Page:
GÄRAGEDÄMMERUNG Part 3: AUTUMN 2020

Once the instrumentation had been settled, I had about six weeks to get the entire project written. (This has been a source of some amusement amongst my friends in the theatrical orchestration world, who generally have three weeks or less to score an entire Broadway musical of typically 2500 measures.)

Some of this was simplified by removing interstitial orchestral measures to make the best use of the limited amount of time each scene was allotted.

Yuval wanted to respect Wagner’s original vocal lines by keeping them as intact as possible, and had tailored his excellent translation to scan to the existing notes: this required very little tweaking from me.

The first task was to get the singers learning the new text, so it had to be inserted into existing vocal scores via PDF (in our case we used the Peter’s edition as being a little more pianistically manageable than the Schott’s). I felt it was imperative that those who were new to their roles learn them from the original material in order to anchor their vocal lines, before getting acquainted with my reduced orchestrations.

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I then determined the order of work by practicality and what would take the copyist longest to accomplish. The first scene took me only a few hours one afternoon. The Immolation scene was next as it had the largest number of instrumental parts and would take the longest for their extraction (and therefore proofreading). Then the Rheinmaidens/Siegfried scene, so the two percussionists could have as much time as possible with their fairly demanding parts.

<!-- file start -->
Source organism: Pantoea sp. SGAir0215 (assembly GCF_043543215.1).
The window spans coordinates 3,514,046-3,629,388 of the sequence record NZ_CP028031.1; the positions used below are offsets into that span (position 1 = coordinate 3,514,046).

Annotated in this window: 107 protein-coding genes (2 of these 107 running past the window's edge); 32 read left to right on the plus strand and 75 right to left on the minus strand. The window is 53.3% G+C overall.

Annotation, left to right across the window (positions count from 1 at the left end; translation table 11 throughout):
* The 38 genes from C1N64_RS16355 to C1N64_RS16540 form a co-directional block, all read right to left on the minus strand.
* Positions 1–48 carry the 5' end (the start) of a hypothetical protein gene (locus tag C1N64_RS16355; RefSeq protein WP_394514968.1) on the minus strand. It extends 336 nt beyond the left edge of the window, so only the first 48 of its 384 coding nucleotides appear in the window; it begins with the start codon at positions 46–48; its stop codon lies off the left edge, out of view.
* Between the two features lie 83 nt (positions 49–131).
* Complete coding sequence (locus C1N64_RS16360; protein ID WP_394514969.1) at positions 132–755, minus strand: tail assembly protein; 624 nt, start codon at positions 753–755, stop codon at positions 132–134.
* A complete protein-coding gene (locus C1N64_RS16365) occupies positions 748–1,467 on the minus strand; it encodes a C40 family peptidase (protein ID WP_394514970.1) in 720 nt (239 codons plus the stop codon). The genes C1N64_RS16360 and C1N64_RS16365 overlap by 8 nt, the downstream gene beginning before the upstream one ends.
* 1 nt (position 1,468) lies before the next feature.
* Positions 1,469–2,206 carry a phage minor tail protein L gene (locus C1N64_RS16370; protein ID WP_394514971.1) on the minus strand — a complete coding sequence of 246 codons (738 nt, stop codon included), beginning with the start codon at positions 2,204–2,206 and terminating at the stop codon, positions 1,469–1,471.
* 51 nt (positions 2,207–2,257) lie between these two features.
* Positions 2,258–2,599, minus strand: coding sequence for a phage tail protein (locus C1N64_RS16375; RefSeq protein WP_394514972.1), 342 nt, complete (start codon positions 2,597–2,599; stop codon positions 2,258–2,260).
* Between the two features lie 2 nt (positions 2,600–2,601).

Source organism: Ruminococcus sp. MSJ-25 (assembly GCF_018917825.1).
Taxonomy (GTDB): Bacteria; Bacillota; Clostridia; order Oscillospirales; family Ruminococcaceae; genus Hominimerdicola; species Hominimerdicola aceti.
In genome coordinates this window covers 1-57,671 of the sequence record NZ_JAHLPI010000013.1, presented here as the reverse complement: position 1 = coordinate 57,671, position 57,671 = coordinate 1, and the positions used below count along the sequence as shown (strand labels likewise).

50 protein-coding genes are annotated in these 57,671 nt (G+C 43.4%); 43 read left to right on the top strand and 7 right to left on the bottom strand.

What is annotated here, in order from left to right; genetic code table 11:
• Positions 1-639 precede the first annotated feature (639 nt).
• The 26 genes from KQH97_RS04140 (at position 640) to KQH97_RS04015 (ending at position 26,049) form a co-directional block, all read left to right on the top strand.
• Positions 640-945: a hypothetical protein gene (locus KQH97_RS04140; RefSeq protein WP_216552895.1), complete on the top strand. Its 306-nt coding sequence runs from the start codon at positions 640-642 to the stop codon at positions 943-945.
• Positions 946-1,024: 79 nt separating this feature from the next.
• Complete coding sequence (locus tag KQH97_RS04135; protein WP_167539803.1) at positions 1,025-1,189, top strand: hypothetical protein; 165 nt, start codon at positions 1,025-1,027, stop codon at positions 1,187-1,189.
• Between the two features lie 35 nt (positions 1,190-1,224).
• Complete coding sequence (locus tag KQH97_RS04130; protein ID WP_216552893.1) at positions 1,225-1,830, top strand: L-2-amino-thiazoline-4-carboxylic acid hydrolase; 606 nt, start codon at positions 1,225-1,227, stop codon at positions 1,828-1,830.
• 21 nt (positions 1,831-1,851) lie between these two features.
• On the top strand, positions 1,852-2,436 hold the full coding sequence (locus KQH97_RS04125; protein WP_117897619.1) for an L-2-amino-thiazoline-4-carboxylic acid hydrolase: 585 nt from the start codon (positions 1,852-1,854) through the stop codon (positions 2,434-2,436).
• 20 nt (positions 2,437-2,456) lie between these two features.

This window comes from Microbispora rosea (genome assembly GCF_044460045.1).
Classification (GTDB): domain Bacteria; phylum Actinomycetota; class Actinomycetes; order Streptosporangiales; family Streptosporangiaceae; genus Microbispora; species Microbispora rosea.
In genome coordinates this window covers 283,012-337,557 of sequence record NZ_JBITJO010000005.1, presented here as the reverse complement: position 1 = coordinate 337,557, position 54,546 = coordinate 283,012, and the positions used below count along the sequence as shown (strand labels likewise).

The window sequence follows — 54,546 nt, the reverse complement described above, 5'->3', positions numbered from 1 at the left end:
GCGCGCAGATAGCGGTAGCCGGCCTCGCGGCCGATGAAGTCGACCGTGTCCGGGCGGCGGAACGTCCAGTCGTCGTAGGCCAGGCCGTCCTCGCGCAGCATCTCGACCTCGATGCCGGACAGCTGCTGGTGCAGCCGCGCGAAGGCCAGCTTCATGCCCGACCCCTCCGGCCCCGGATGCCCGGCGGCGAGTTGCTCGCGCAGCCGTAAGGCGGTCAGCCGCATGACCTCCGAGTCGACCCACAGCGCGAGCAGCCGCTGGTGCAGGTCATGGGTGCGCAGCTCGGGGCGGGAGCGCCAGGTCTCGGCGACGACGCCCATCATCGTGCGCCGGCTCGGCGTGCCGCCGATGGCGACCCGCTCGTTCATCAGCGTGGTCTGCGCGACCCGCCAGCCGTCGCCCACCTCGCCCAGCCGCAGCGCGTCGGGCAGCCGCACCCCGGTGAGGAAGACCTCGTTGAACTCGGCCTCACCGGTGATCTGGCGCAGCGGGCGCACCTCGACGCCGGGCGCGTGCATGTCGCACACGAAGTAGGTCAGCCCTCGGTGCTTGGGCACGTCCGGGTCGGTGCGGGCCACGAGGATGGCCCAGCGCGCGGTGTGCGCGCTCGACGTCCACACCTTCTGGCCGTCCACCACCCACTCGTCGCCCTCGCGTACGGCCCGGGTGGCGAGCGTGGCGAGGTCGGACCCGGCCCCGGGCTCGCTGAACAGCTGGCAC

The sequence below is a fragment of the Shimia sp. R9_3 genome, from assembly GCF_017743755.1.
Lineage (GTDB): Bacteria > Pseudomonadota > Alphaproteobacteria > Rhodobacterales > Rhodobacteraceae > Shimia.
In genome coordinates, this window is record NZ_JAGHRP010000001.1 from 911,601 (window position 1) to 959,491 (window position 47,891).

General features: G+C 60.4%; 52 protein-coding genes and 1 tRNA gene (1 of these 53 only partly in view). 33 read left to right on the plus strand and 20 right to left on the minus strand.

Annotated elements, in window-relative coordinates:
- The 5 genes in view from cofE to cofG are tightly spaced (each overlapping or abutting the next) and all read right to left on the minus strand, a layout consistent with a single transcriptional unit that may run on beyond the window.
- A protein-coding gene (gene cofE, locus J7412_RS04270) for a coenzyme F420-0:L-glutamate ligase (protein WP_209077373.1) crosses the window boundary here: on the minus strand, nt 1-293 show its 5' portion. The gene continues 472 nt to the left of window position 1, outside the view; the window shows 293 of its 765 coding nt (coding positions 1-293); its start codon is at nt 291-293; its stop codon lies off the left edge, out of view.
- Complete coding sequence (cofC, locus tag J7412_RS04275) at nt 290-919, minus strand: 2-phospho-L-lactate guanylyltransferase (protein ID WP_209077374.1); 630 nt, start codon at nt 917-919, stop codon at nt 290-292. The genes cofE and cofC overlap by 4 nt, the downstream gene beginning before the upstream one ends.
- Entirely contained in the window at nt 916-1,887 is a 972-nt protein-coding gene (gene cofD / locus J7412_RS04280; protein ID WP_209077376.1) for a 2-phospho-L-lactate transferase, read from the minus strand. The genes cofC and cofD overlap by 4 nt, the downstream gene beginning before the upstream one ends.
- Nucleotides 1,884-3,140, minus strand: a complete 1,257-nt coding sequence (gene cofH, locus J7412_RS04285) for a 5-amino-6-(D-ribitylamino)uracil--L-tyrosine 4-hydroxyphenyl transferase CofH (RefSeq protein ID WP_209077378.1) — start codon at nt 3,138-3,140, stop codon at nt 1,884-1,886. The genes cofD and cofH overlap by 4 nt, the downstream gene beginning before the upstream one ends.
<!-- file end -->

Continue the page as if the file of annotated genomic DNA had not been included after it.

IMG_0258 (1)I left the Alberich / Hagen scene for last, as I had next to no knowledge of the accordion – practical or theoretical – and wanted as much time as possible to get a feel for the instrument in order to produce a part that was at least somewhat idiomatic. This situation was made more challenging by the fact that almost no two accordions are alike, and as the players shifted, I kept trying to adjust the part for their extant instrument. Under the circumstances, it was intensely gratifying (and slightly amusing) to have the player who ultimately undertook the gig compliment me on the excellence of the scoring!

As involved as all this may sound, in hindsight my own part on this remarkable project seems trivial, especially considering the months of intense logistical planning and preparation that preceded rehearsals, involving top experts in their field. Just to reiterate the complexity of one of the performance evenings:

  • Across a three hour span, twelve groups of spectators confined to a maximum of eight vehicles per group would proceed through six performing spaces.
  • Each group of spectators in their cars would arrive in the opera’s staff parking lot for a wide screen video prologue, then proceed into the helix parking garage for the other five scenes.
  • Because safety rules mandated that the vehicle windows be up at all times, audio had to be fed via the cars’ radios. (Which was a tragedy: the MOT’s garage possessed stunning acoustics. Even on the roof level, with no over-arching shell, the surrounding buildings provided Christine with an extraordinary reverberatory platform. Residents in the adjacent buildings were frequently observed glued to their windows when she rehearsed, which she always did in full voice.)